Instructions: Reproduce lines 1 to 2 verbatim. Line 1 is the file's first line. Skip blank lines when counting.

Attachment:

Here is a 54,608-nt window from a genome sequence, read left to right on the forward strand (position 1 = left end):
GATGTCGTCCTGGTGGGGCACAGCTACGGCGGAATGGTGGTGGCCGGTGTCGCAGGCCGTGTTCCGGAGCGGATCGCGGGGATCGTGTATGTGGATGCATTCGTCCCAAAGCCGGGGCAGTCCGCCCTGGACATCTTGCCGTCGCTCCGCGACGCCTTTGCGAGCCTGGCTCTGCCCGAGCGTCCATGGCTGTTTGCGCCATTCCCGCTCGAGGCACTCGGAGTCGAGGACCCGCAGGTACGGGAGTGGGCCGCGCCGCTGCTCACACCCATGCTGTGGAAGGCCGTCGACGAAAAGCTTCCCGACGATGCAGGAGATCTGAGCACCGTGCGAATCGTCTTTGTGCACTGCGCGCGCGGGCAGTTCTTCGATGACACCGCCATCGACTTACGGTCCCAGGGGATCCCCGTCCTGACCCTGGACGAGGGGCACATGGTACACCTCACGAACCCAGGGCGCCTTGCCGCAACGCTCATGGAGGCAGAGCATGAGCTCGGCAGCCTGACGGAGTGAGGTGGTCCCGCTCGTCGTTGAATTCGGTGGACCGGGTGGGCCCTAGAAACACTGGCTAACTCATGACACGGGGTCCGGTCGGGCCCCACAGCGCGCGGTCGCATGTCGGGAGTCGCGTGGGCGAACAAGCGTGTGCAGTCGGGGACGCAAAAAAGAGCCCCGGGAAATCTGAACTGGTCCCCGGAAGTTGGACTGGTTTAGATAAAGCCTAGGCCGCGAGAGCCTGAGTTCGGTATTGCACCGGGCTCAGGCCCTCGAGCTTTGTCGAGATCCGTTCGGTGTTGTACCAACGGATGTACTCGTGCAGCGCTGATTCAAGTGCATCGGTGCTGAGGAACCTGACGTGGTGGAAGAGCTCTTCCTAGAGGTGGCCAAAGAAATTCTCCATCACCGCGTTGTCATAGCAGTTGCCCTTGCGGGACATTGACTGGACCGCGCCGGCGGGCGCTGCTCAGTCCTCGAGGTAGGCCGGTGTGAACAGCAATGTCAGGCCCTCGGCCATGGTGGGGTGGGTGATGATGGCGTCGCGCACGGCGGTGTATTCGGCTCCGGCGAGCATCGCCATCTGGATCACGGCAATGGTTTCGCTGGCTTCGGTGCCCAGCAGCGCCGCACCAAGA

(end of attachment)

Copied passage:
Here is a 54,608-nt window from a genome sequence, read left to right on the forward strand (position 1 = left end):
GATGTCGTCCTGGTGGGGCACAGCTACGGCGGAATGGTGGTGGCCGGTGTCGCAGGCCGTGTTCCGGAGCGGATCGCGGGGATCGTGTATGTGGATGCATTCGTCCCAAAGCCGGGGCAGTCCGCCCTGGACATCTTGCCGTCGCTCCGCGACGCCTTTGCGAGCCTGGCTCTGCCCGAGCGTCCATGGCTGTTTGCGCCATTCCCGCTCGAGGCACTCGGAGTCGAGGACCCGCAGGTACGGGAGTGGGCCGCGCCGCTGCTCACACCCATGCTGTGGAAGGCCGTCGACGAAAAGCTTCCCGACGATGCAGGAGATCTGAGCACCGTGCGAATCGTCTTTGTGCACTGCGCGCGCGGGCAGTTCTTCGATGACACCGCCATCGACTTACGGTCCCAGGGGATCCCCGTCCTGACCCTGGACGAGGGGCACATGGTACACCTCACGAACCCAGGGCGCCTTGCCGCAACGCTCATGGAGGCAGAGCATGAGCTCGGCAGCCTGACGGAGTGAGGTGGTCCCGCTCGTCGTTGAATTCGGTGGACCGGGTGGGCCCTAGAAACACTGGCTAACTCATGACACGGGGTCCGGTCGGGCCCCACAGCGCGCGGTCGCATGTCGGGAGTCGCGTGGGCGAACAAGCGTGTGCAGTCGGGGACGCAAAAAAGAGCCCCGGGAAATCTGAACTGGTCCCCGGAAGTTGGACTGGTTTAGATAAAGCCTAGGCCGCGAGAGCCTGAGTTCGGTATTGCACCGGGCTCAGGCCCTCGAGCTTTGTCGAGATCCGTTCGGTGTTGTACCAACGGATGTACTCGTGCAGCGCTGATTCAAGTGCATCGGTGCTGAGGAACCTGACGTGGTGGAAGAGCTCTTCCTAGAGGTGGCCAAAGAAATTCTCCATCACCGCGTTGTCATAGCAGTTGCCCTTGCGGGACATTGACTGGACCGCGCCGGCGGGCGCTGCTCAGTCCTCGAGGTAGGCCGGTGTGAACAGCAATGTCAGGCCCTCGGCCATGGTGGGGTGGGTGATGATGGCGTCGCGCACGGCGGTGTATTCGGCTCCGGCGAGCATCGCCATCTGGATCACGGCAATGGTTTCGCTGGCTTCGGTGCCCAGCAGCGCCGCACCAAGA